Boiler Construction Photographs.

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don-tucker

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That was excellent Tony,I have started a small boiler,a copy of the Stuart 301 so this post was just in time,Thanks.
It was nice to meet you at Heath park a few weeks ago.
Don
 

Herbiev

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It looks so easy to do-
when a true craftsman like you does it :D
 

Kmot

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You do awesome work Tony! Loved this thread! :)
 

metalmad

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nice build Tony
I will have to find this again when it comes time to try my hand at steam :bow: :bow:
Pete
 

11thHour

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Hi Tony,
Boilers always look so good cleaned up - seems a pity to cover them up.
Is the steam dome fabricated from tube, or is it bored from solid?
Tim
 

Tony Bird

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Hi Tim,

Is the steam dome fabricated from tube, or is it bored from solid?

It is turned and bored from bronze stock. It has been copper plated like all the other bronze fittings soldered to the boiler from its last long over night pickel after its boiler test.

Regards Tony.
 

eatonw1960

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Hi Tony
Excellent work with the boiler.
I just started marking out copper for my 5" gauge Qld Rail A-10 so I'm frantically reading up all I can.
If you are OK with it, I'll compile the pics into a word file first and send to you for some editorial. Flick it back to me and I'll PDF it.
cheers
Andrew
 

Tony Bird

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Hi Andrew,

OK with me. I'm away until next Monday any time after that. After I have written the text if there is something that is not clear please ask.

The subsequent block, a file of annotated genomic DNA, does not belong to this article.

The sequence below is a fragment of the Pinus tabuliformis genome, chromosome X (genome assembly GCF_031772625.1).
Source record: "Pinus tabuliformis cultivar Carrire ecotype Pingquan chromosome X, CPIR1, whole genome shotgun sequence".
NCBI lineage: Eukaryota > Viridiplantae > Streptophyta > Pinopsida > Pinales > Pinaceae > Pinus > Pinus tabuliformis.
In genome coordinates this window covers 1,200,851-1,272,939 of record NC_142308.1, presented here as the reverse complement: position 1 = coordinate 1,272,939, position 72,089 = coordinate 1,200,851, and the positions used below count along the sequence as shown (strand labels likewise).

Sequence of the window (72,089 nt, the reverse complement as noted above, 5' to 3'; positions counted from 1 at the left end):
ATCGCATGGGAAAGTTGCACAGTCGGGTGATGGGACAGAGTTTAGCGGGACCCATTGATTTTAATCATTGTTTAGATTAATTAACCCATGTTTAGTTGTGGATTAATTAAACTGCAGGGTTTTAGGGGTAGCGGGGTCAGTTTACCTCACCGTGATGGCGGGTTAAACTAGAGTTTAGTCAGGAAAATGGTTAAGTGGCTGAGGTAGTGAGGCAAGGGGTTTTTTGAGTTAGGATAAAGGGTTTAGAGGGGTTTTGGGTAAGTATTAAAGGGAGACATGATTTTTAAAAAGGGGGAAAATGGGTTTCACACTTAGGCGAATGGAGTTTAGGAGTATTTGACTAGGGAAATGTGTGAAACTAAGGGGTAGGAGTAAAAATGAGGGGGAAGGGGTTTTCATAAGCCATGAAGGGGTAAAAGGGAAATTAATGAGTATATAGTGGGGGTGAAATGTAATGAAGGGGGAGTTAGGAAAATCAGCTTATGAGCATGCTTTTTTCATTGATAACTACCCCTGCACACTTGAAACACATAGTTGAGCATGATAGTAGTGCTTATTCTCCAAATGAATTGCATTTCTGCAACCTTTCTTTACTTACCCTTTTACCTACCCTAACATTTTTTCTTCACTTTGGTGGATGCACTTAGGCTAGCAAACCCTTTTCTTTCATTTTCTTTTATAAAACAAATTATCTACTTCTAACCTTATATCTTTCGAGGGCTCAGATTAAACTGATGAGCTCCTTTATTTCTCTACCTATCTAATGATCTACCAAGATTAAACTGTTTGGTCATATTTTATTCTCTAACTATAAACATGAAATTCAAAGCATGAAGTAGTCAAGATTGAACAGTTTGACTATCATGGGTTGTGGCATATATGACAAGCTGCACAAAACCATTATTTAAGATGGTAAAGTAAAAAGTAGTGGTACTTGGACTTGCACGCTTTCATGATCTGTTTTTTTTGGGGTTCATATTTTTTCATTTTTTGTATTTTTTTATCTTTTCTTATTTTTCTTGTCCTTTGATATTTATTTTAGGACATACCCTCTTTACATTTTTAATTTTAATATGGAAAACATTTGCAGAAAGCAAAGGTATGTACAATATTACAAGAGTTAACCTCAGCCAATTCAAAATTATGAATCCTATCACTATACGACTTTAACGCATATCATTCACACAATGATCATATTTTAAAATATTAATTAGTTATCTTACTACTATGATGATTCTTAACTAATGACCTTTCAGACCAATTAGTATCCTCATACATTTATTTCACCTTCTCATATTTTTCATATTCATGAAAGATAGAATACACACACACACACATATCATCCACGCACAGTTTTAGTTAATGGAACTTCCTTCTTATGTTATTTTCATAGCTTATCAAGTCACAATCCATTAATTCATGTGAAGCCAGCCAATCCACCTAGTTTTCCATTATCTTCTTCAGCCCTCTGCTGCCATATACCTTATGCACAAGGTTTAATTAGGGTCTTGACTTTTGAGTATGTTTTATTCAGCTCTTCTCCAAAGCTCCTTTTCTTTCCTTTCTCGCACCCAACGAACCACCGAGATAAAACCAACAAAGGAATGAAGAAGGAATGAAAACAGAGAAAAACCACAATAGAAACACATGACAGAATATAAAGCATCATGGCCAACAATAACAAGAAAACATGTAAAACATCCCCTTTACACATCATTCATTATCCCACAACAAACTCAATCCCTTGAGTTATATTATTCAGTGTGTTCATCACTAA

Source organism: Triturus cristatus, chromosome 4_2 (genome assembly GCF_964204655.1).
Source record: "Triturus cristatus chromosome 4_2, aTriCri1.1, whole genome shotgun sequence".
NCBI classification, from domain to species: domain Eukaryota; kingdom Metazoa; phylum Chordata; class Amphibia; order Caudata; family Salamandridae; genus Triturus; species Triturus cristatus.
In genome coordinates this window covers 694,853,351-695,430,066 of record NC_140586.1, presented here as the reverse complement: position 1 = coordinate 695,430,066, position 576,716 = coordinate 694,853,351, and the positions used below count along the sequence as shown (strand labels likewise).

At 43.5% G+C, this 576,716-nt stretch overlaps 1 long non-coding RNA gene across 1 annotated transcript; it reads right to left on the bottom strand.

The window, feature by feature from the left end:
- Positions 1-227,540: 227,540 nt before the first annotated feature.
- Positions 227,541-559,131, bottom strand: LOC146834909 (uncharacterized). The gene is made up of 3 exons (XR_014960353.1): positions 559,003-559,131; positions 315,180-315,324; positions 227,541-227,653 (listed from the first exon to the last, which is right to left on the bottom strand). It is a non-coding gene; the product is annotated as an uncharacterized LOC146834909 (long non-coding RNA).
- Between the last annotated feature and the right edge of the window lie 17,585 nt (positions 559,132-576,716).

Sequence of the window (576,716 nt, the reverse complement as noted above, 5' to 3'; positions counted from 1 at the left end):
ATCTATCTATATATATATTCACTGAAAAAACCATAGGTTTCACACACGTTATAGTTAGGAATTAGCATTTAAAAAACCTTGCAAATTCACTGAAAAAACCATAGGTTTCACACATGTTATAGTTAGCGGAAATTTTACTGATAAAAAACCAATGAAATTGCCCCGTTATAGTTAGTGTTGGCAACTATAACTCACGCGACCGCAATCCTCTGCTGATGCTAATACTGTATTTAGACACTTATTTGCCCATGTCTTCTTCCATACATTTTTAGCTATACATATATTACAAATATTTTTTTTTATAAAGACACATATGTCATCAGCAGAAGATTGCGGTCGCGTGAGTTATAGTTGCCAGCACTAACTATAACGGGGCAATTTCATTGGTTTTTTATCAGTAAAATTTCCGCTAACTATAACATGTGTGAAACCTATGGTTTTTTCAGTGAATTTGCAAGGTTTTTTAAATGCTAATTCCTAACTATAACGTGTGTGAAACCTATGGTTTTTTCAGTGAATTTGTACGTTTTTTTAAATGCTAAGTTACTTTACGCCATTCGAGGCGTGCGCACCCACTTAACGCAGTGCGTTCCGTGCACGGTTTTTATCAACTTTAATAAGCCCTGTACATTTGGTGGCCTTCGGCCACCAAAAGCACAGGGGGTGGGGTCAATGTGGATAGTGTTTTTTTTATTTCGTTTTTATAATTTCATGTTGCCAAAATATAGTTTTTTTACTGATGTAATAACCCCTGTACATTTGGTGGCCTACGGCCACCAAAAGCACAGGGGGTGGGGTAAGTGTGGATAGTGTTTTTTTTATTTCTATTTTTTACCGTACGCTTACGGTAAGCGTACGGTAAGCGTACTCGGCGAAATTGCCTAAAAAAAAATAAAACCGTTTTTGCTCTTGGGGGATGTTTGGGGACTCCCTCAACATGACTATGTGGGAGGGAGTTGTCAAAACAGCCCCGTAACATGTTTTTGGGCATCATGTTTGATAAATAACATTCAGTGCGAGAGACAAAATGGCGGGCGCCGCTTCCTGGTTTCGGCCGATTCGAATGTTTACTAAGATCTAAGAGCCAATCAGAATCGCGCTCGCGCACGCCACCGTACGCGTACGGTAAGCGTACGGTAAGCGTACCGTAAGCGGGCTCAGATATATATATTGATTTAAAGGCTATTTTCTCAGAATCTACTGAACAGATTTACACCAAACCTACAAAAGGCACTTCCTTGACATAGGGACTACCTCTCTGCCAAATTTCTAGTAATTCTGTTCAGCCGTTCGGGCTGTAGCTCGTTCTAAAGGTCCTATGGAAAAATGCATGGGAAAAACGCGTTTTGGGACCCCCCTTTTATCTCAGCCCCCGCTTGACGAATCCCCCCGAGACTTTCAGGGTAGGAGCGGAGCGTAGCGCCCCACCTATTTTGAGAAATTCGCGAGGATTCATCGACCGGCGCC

Regards Tony.
 

doubletop

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I'd missed this thread. Nice job Tony

Pete
 

cfellows

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When making the wooden form for the boiler end caps, I assume you calculate the outside diameter by taking the inside diameter of the boiler tube minus 2 times the thickness of the material being used for the end caps, plus maybe .010" or so for skimming the outside of the flange in the lathe after forming?

Also, I'm thinking maybe a 1/4" wide flange on the end cap is enough?

Chuck
 

GWRdriver

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Chuck,
That's exactly the way I figure forms, and I also typically shoot for a flange finished FLAT of 3X sheet thickness. I performed a little experiment once to see how much 1/8" annealed copper sheet compressed when being severely beaten over a steel form. To my surprise the compression was negligible so that if the form itself is accurately sized, and the copper is properly fomed over, a .010" machining allowance will be plenty, maybe even a bit too much. If only .005" allowance is left, and a few hammer marks should remain after finish maching, no harm will be done, the marks will act as channels for solder.